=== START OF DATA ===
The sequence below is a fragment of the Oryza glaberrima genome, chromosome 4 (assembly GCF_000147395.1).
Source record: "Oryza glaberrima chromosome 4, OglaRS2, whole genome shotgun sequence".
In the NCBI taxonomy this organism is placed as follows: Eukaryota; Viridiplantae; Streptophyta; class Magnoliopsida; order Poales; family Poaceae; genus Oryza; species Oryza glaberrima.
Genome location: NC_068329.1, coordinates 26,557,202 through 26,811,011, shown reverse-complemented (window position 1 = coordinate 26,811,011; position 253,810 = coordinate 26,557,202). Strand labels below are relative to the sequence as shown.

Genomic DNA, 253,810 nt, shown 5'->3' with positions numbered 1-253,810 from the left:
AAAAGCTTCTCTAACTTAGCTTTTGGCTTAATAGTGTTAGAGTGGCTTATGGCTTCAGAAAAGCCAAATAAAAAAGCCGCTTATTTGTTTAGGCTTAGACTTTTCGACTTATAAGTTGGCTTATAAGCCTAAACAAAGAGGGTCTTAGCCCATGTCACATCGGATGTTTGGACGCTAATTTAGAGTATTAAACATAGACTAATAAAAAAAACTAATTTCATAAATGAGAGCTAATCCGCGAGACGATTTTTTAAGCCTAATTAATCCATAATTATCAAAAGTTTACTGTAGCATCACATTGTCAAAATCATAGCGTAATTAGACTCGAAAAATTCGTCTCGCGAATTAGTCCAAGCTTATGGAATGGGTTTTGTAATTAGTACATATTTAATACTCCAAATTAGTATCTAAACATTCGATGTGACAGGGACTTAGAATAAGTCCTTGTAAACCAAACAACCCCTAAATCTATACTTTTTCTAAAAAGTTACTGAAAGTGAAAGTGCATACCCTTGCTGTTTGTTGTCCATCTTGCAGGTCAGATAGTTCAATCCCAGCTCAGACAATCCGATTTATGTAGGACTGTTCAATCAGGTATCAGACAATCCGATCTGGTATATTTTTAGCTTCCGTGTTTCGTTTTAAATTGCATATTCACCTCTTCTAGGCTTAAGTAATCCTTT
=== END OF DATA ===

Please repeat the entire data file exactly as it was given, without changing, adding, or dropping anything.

The sequence below is a fragment of the Oryza glaberrima genome, chromosome 4 (assembly GCF_000147395.1).
Source record: "Oryza glaberrima chromosome 4, OglaRS2, whole genome shotgun sequence".
In the NCBI taxonomy this organism is placed as follows: Eukaryota; Viridiplantae; Streptophyta; class Magnoliopsida; order Poales; family Poaceae; genus Oryza; species Oryza glaberrima.
Genome location: NC_068329.1, coordinates 26,557,202 through 26,811,011, shown reverse-complemented (window position 1 = coordinate 26,811,011; position 253,810 = coordinate 26,557,202). Strand labels below are relative to the sequence as shown.

Genomic DNA, 253,810 nt, shown 5'->3' with positions numbered 1-253,810 from the left:
AAAAGCTTCTCTAACTTAGCTTTTGGCTTAATAGTGTTAGAGTGGCTTATGGCTTCAGAAAAGCCAAATAAAAAAGCCGCTTATTTGTTTAGGCTTAGACTTTTCGACTTATAAGTTGGCTTATAAGCCTAAACAAAGAGGGTCTTAGCCCATGTCACATCGGATGTTTGGACGCTAATTTAGAGTATTAAACATAGACTAATAAAAAAAACTAATTTCATAAATGAGAGCTAATCCGCGAGACGATTTTTTAAGCCTAATTAATCCATAATTATCAAAAGTTTACTGTAGCATCACATTGTCAAAATCATAGCGTAATTAGACTCGAAAAATTCGTCTCGCGAATTAGTCCAAGCTTATGGAATGGGTTTTGTAATTAGTACATATTTAATACTCCAAATTAGTATCTAAACATTCGATGTGACAGGGACTTAGAATAAGTCCTTGTAAACCAAACAACCCCTAAATCTATACTTTTTCTAAAAAGTTACTGAAAGTGAAAGTGCATACCCTTGCTGTTTGTTGTCCATCTTGCAGGTCAGATAGTTCAATCCCAGCTCAGACAATCCGATTTATGTAGGACTGTTCAATCAGGTATCAGACAATCCGATCTGGTATATTTTTAGCTTCCGTGTTTCGTTTTAAATTGCATATTCACCTCTTCTAGGCTTAAGTAATCCTTT